Canon has included a 12.1Mp 1/2.3-inch CCD with a 12x optical zoom courtesy of a 5-60mm f/3.4-f/5.3 lens. The latter is equivalent to a 28-336mm lens on a 35mm camera, so the SX200 is is well able to take a wide range of shots. The camera uses the fourth generation of Canon's Digic image processors, which delivers an 80-1600 ISO range, shutter speeds from 1 to 1/3200s, image resolutions from 4000 x 3000 down to 640 x 480 (VGA).
Not the sharpest LCD around
There’s also a face-detection system that can spot up to 35 separate fizzogs, along with scene and motion detection technologies. It'll record movies in 720p HD resolution (1280 x 720), VGA or QVGA (320 x 240), all at 30fps. Video is recorded in the QuickTime .MOV (H.264) format and a ten-minute HD recording uses around 2GB of memory. You can record up to 30 minutes of HD video or an hour at the lower resolutions.
Switch on is pretty fast, with the SX200 ready to go in around two seconds. But whenever you power up the camera, something extraordinary happens: the pop-up flash springs into life, whatever the shooting conditions and whatever the camera settings. It’s an odd design quirk and we’re scratching our heads as to why Canon has opted to do this. True, you can easily disable flash mode using the multi-controller, but the pop-up flash still remains up.
If you put your finger over the flash cover during switch-on, you can stop the flash from emerging, but we wouldn’t recommend doing this, in case you damage the camera. Besides, as soon as you remove your finger, the flash pops up again.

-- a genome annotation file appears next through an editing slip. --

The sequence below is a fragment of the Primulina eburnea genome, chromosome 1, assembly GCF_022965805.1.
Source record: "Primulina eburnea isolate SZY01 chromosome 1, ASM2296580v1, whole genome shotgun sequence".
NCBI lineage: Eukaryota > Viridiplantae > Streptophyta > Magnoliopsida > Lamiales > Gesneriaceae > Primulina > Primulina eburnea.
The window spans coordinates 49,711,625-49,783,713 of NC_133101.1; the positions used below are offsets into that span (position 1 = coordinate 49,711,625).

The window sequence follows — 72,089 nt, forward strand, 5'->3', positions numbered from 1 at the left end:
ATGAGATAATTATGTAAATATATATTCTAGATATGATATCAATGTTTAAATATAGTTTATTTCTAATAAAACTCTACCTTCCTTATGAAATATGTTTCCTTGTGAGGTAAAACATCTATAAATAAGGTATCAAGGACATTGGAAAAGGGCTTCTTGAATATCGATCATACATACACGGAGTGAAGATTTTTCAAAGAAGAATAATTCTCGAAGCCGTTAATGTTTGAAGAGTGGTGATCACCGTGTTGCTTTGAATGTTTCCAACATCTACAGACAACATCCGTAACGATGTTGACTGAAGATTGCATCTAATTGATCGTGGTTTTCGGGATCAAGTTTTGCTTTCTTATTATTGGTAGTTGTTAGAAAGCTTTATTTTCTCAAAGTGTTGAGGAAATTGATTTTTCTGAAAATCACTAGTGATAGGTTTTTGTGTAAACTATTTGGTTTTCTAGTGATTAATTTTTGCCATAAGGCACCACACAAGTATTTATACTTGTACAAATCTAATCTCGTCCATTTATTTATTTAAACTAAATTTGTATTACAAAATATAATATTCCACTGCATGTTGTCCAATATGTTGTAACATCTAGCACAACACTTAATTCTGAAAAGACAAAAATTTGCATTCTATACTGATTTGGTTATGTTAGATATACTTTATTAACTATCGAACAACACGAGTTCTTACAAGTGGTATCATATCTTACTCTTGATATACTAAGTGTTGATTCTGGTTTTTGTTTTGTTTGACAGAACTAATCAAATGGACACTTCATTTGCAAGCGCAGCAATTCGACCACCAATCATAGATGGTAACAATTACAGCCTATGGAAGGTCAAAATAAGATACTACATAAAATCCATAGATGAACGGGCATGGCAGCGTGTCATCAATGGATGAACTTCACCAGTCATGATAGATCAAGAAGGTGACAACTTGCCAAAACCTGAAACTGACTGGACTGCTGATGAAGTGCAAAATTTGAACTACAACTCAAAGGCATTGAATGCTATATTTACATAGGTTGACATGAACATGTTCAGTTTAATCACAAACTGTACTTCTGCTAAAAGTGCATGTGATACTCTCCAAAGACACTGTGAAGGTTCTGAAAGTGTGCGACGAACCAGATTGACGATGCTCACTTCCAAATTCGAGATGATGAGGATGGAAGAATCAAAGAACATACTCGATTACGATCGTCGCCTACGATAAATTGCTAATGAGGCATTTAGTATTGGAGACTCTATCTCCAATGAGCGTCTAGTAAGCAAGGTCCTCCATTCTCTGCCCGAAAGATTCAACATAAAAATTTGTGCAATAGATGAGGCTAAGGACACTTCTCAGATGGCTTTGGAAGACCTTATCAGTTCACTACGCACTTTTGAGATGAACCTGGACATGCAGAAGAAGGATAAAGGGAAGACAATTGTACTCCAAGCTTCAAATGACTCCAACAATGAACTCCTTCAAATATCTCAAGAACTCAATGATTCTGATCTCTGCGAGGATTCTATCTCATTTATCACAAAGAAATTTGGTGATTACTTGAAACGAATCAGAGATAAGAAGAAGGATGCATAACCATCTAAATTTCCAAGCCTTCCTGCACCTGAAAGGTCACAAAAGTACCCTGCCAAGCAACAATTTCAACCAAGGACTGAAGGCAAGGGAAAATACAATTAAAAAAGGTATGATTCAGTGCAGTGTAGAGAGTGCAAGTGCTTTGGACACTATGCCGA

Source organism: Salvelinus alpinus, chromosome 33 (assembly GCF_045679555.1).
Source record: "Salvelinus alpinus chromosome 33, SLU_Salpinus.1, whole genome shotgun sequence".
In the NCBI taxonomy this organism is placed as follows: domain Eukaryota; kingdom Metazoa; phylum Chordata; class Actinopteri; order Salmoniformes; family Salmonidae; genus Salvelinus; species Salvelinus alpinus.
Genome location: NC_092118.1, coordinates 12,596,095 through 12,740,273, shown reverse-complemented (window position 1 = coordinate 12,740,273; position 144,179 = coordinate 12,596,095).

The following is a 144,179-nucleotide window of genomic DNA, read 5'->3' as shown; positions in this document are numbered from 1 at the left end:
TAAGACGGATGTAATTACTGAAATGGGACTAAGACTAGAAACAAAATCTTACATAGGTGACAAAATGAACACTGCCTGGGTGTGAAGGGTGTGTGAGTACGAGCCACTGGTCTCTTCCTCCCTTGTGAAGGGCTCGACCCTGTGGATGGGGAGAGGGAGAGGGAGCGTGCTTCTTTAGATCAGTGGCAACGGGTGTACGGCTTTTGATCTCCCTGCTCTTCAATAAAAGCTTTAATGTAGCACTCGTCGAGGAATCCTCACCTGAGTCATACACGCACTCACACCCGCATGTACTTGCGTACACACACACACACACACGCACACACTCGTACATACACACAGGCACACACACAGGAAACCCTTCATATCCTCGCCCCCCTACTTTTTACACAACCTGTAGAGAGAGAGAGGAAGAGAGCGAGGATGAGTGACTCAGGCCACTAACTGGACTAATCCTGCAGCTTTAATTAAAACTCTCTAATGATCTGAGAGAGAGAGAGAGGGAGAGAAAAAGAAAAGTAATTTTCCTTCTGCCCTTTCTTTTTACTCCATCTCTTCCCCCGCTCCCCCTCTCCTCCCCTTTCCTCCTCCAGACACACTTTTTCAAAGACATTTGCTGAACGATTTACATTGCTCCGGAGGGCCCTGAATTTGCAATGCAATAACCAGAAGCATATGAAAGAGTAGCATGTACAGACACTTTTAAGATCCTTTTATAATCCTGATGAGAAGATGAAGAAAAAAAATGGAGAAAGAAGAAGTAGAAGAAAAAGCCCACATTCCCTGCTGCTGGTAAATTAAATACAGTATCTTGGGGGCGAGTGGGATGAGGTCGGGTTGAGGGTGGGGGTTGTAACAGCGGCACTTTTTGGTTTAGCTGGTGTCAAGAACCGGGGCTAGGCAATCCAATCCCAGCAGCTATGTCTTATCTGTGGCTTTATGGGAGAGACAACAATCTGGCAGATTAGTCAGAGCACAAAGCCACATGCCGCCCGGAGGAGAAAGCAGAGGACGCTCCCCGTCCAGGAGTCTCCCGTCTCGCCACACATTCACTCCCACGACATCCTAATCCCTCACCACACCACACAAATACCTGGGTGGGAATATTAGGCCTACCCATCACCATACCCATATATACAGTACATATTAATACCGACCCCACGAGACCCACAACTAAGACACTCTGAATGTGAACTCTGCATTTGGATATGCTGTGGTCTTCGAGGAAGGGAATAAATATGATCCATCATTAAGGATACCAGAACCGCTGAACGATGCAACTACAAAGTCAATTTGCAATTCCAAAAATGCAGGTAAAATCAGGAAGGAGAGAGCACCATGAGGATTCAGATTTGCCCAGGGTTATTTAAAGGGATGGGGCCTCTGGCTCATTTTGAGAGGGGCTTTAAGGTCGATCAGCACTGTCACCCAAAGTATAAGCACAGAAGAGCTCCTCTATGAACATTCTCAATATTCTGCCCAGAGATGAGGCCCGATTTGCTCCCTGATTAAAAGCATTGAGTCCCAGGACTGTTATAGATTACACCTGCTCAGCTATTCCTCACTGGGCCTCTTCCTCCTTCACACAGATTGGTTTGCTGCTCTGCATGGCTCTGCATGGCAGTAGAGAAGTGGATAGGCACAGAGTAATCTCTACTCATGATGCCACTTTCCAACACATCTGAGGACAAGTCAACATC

On a happier note, Canon has provided lots of user control options that will appeal to everyone, from the point-and-shoot beginner to the more experienced user. In Auto mode, Canon’s Intelligent Scene technology analyses the brightness, contrast, distance and hue, and then – according to Canon – selects the optimum settings.
If all that’s not enough, Easy Mode gives you just the option of switching off the flash and leaves everything else to the camera.
On the large size, compared to most compacts
If you want more control, there’s plenty to choose from: Program AE, aperture priority, shutter priority and manual modes are all available. There are also various scene modes - such as Portrait and Landscape - that can be instantly accessed from the mode dial, plus more scenes to be selected from the menu, including Sunset and Night Snapshot. And if that wasn’t enough, you’ve got Colour Accent and Colour Swap options, plus Stitch Assist, Canon’s Panoramic mode, which can combine up to 26 frames. Sadly, there is no in-camera stitching, although Canon does provide the software for this on a PC.